Are Your Stories Suitable For My Two Children, Who Are Aged Eight and Five?
Our premium stories are written for 7 to 12 year old children, so your eight year old is just fine.
For a five year old, you can start them on Snippets – which are free, on the website and they are a great way for kids to start to love to reading “read stories”. Some of our Mums read them aloud and I we will be converting them into PDFs as well, so they can be printed more easily.
I suggest you join up, get the first story for free and then you can see how it works. Join our Asking Nana group too, on Facebook. It will be fun to have you there.
According to Billy Connelly, Al Capone invented the “use by” date on milk bottles. It is reported that during the depression, Al donated $1 million for school kids to get milk. In fact we wrote earlier about starting to get our school milk. But because he hated the sour milk he had as a child, he insisted the milk bottles be stamped with a “use by” date.
There were one or two variations on the theme: it was Al’s big brother who did it; Al did it because one of his brothers died from drinking rotten milk or that it was actually organized by one of Al Capone’s key henchmen, Murray Humpreys (aka The Hump).
Under the Volstead Act, passed into law in October 1919, all intoxicating drinks with more than 0.05% alcohol were banned – beer as well as spirits and wine. Notwithstanding that, whisky was allowed for “medicinal purposes”only and smuggling in large amounts of whisky from Canada became common. Al Capone persuaded the Chicago officials of the day to allow him to manufacturer “non-alcoholic” beer, [Read more...]
There are a lot of positives of being a Facebook Friend with your Grandchildren
It helps you keep in touch, especially if they live far away from you: interstate, overseas or in the country. It is amazing how far just a little “Like” click on one of their posts will go, in letting them know you are thinking of them.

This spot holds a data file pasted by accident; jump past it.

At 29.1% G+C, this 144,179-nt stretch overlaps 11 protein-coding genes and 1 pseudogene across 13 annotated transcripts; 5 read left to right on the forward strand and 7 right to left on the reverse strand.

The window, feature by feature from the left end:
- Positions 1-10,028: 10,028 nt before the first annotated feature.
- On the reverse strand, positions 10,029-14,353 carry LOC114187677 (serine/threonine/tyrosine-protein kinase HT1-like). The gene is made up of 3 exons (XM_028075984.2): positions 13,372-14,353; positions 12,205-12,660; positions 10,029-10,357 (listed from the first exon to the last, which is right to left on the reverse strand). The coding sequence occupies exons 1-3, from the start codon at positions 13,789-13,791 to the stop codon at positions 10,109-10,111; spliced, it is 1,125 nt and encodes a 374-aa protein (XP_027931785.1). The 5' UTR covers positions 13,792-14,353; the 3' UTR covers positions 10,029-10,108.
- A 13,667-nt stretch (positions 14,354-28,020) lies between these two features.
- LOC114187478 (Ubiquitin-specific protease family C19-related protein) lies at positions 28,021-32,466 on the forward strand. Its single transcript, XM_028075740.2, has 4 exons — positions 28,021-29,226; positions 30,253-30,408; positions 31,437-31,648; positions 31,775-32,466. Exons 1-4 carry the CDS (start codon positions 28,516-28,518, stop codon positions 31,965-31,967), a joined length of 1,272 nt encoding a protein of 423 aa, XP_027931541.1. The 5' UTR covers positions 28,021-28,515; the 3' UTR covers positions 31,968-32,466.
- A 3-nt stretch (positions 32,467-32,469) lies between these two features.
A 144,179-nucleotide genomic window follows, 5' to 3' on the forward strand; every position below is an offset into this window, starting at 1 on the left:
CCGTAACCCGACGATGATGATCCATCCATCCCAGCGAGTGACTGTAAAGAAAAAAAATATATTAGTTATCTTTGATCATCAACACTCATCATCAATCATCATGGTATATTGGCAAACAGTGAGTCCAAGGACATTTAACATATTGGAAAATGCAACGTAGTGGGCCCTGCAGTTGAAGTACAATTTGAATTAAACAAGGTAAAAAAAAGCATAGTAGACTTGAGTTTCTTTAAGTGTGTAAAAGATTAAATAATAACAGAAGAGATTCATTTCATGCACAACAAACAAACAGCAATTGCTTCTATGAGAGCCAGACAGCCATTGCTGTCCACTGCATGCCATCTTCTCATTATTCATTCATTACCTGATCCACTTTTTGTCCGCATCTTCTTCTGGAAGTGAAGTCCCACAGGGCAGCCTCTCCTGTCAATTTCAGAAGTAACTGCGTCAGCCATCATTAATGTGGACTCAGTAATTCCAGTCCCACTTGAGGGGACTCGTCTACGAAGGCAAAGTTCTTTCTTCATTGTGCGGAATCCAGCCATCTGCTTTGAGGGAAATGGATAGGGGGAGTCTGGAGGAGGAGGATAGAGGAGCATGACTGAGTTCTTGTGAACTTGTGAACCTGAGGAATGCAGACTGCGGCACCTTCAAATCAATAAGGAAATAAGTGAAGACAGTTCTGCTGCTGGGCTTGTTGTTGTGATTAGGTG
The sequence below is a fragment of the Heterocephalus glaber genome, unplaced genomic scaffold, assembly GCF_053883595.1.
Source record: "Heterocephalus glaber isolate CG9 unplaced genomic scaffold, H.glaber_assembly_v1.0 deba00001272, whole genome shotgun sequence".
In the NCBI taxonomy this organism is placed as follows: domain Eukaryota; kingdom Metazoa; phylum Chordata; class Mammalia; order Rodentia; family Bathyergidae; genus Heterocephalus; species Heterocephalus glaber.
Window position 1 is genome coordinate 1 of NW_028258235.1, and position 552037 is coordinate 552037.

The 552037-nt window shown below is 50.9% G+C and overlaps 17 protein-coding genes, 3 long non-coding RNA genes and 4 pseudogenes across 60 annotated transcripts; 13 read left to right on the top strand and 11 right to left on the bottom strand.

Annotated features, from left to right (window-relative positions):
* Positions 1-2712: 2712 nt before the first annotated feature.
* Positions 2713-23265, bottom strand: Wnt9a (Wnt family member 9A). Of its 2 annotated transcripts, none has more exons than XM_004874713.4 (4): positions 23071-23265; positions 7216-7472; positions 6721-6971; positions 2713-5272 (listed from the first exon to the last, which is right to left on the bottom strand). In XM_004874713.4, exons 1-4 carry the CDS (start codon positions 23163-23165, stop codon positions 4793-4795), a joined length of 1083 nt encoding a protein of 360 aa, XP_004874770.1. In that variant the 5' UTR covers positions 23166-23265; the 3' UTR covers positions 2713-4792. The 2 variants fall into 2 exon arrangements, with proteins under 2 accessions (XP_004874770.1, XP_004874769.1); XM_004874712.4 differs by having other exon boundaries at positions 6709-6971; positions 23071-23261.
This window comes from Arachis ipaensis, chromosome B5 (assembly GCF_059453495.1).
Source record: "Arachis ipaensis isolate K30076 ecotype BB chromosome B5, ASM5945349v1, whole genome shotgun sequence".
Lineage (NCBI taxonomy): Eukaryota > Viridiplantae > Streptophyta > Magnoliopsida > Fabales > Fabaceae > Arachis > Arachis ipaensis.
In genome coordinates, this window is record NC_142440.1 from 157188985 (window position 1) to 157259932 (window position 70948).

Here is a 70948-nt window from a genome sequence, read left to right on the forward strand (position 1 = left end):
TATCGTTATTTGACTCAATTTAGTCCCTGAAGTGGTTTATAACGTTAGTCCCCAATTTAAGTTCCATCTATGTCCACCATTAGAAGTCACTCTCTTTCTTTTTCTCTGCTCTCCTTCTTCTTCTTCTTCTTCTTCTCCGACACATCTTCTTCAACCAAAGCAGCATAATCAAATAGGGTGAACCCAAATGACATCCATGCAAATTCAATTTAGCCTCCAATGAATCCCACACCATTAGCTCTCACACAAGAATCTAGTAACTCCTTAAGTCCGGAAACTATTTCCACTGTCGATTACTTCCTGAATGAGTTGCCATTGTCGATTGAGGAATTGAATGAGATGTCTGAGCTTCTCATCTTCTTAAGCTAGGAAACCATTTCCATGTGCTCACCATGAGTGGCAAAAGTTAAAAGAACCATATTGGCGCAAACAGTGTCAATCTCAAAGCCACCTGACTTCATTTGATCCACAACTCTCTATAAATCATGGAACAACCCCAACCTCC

Rather than being a way of spying on them, it’s an unobtrusive way of reaching out [Read more...]
June 07, 2012
FOR IMMEDIATE RELEASE
Red Helicopter Flies To Rescue Black Cockatoos
An Australian-first website for families with kids has launched a major project to raise funds of $40,000 in support of the Perth based Kaarakin Black Cockatoo Rescue Centre and to help spread the story of Carnaby’s Cockatoos to children and teachers through 2,000 schools
- at Stories My Nana Tells
The site is the ultimate resource for parents who want to share unique and engaging stories with their children, encourage them to read and help overcome the anxiety of separation.
Children’s author and creator of the website, Lesley Dewar, said the recent launch of the film “On A Wing And A Prayer” had created a highly positive opportunity for parents, schools and P&C groups to join together and use the film for [Read more...]
It’s a very exciting time for Stories My Nana Tells – as our new livery is being released to our fans and subscribers. With a major review of our website well under way, we thought you would like a preview of how things are progressing, up to date. A new business card introduces our sleek, faster red helicopter and our website.
On the reverse side, we give a brief story of what we do and why and invite you to become a subscriber. [Read more...]
Welcome to Fans of GTi Racing Girls!
Stories My Nana Tells is proud to be a continuing sponsor of GTi Racing Girls team and to share the excitement of Targa racing with them.
What Do We Do?
We entertain, engage and educate children, through storytelling!
That is us, in a nutshell of eight words! But we do a great deal more than entertain, engage and educate children, through storytelling. We are not racing car drivers – but we are close!